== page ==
Back when I first bought Lexi, there was one trainer the breeder recommended to me over and over again: Sherry Ebert.
Sherry is one of the top trainers in the country, and she turns out great bird dogs. Unfortunately, she’s booked up solid. I’ll find wild grouse in Manhattan before I ever get a training slot with her.
You can read more about Sherry Ebert in this great tribute Tom Davis wrote about her in Sporting Classics. And be sure to check out the video below, too. In it, Sherry gives some good tips and advice on training bird dogs.
In 1963 a 17-year-old New Jersey girl named Sherry married a 21-year-old Pennsylvania man named Harold. Horses she knew, dogs she didn’t, but her husband, a wiry redhead with dreams of making it big in the bird-dog world, was fixing to change that. He took Sherry to Georgia, where since 1959 he’d worked for Fred Bevan, a professional trainer with a considerable reputation and a kennel operation to match.
Soon she was working for Bevan, too—and no employer, ever, got a better two-for-the-price-of-one deal than Fred Bevan did when he hired Harold and Sherry Ray. They worked long hours for short pay, their list of duties and responsibilities was endless, but they were the kind of people who couldn’t bear to leave a job unfinished and knew only one way to do it: the right way…
Will the birds be back? That’s the big questions thousands of hunters will be asking as they head today for the opening of South Dakota’s 2014 pheasant hunting season.
Last year’s opener was a bust for a lot of people. Back-to-back years of poor rain and thousands of acres of loss CRP took their toll on gamebirds throughout the state. This raised concern across the state and throughout the country: Was South Dakota dying? It sure looked like it.
I hear much of SD has had plenty of rain this year, and early reports from the state say bird numbers are better (even though numbers are still way down from the 10-year average).
South Dakota used to be the best place in the world to hunt wild ringneck pheasants. I hope it regains that title this season — and holds onto it in the years to come.
BTW: If you’re heading out for the opener, please let me know how you do. Stay safe — and I hope you see a ton of birds.
My first trip to South Dakota was in 2000. I was stunned by the number of pheasants, grouse, and partridge I saw. In four hours of hunting we moved hundreds of wild birds – hundreds. I wonder if anyone will have a similar experience this fall.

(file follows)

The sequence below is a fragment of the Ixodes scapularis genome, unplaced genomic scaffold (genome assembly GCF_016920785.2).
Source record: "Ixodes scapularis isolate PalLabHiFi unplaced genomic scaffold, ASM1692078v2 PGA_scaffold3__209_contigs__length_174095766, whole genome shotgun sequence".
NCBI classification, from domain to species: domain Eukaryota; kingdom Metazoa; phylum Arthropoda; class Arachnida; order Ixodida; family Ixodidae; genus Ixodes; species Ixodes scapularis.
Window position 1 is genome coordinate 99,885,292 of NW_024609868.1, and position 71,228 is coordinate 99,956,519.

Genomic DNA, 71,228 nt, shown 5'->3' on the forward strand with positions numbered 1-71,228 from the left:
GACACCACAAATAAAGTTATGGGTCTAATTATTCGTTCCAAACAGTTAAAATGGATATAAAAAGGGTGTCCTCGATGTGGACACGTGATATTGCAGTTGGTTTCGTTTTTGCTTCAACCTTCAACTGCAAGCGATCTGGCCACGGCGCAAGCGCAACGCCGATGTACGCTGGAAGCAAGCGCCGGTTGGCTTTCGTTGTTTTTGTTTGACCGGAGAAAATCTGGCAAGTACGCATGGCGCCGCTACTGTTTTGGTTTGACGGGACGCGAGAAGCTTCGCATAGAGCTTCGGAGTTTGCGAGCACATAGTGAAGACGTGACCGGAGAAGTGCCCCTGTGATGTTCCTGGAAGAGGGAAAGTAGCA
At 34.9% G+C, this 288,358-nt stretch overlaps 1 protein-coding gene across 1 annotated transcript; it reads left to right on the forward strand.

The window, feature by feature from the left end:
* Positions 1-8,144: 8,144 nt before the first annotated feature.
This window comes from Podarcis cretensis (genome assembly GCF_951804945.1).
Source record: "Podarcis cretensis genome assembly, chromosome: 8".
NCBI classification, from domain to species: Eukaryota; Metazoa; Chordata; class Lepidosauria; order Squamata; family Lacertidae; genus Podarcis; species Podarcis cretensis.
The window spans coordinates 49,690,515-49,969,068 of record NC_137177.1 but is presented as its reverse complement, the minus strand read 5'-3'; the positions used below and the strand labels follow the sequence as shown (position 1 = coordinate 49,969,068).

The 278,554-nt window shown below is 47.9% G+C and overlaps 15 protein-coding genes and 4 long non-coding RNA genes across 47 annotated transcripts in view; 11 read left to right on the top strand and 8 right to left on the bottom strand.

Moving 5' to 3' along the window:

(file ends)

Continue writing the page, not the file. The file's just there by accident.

Pheasant numbers are falling across South Dakota. While complex forces are behind this, the result is easy to understand: less habitat = less game. Across the upper mid west, thousands of acres of habitat are being dug up, dried out, and plowed under. Every time it happens, the future for wild gamebirds grows bleaker.
I’m not sure when The American Prospect published this piece, but I encourage you to click through and read all of it.
Across the northern plains, native grassland is being turned into farmland at a rate not seen since the 1920s. The environmental consequences could be disastrous.
“On a rainy Monday in mid-October, six middle-aged men in denim and camouflage sat bent over coffee mugs at the Java River Café, in Montevideo, Minnesota. With its home-baked muffins and free Wi-Fi, the Main Street establishment serves as communal living room for the town of 5,000, but the mood on that gray morning wasn’t particularly convivial. The state’s pheasant season had opened two days earlier, and the hunters gathered at the café for what should have been a brag fest were mostly shaking their heads. “You didn’t see anybody out there who was over the limit, did you?” a guy in a baseball cap asked with obvious sarcasm, to sad chuckles all around. The region’s game birds are in serious trouble.
The region’s game birds are in serious trouble. Driving across South Dakota the following afternoon with the radio on, I learned that Governor Dennis Daugaard had just announced an emergency pheasant-habitat summit. Last summer, the state’s Department of Game, Fish and Parks recorded a 64 percent decline in the number of pheasant broods from the already record low levels of 2012. Though a rainy nesting season and an early fall blizzard hadn’t helped matters, the region’s problems involve more than inclement weather—and extend far beyond the birds…”